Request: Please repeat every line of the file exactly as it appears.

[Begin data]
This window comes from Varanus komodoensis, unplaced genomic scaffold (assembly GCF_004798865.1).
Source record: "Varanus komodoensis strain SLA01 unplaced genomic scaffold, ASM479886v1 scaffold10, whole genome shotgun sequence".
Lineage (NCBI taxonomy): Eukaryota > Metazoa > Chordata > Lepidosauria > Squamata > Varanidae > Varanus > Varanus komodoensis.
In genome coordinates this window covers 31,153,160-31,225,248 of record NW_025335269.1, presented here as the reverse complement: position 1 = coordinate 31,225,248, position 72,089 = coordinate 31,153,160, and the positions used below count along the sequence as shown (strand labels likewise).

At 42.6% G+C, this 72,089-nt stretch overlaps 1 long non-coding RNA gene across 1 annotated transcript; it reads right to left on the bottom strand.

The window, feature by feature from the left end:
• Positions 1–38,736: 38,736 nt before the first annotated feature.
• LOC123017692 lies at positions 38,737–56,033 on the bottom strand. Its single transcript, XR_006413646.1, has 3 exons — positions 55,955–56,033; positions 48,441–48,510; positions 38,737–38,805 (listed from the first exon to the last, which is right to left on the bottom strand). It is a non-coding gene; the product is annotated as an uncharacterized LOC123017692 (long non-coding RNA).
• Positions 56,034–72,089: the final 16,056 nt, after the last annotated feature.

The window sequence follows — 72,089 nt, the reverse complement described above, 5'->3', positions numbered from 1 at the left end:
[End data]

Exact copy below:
This window comes from Varanus komodoensis, unplaced genomic scaffold (assembly GCF_004798865.1).
Source record: "Varanus komodoensis strain SLA01 unplaced genomic scaffold, ASM479886v1 scaffold10, whole genome shotgun sequence".
Lineage (NCBI taxonomy): Eukaryota > Metazoa > Chordata > Lepidosauria > Squamata > Varanidae > Varanus > Varanus komodoensis.
In genome coordinates this window covers 31,153,160-31,225,248 of record NW_025335269.1, presented here as the reverse complement: position 1 = coordinate 31,225,248, position 72,089 = coordinate 31,153,160, and the positions used below count along the sequence as shown (strand labels likewise).

At 42.6% G+C, this 72,089-nt stretch overlaps 1 long non-coding RNA gene across 1 annotated transcript; it reads right to left on the bottom strand.

The window, feature by feature from the left end:
• Positions 1–38,736: 38,736 nt before the first annotated feature.
• LOC123017692 lies at positions 38,737–56,033 on the bottom strand. Its single transcript, XR_006413646.1, has 3 exons — positions 55,955–56,033; positions 48,441–48,510; positions 38,737–38,805 (listed from the first exon to the last, which is right to left on the bottom strand). It is a non-coding gene; the product is annotated as an uncharacterized LOC123017692 (long non-coding RNA).
• Positions 56,034–72,089: the final 16,056 nt, after the last annotated feature.

The window sequence follows — 72,089 nt, the reverse complement described above, 5'->3', positions numbered from 1 at the left end: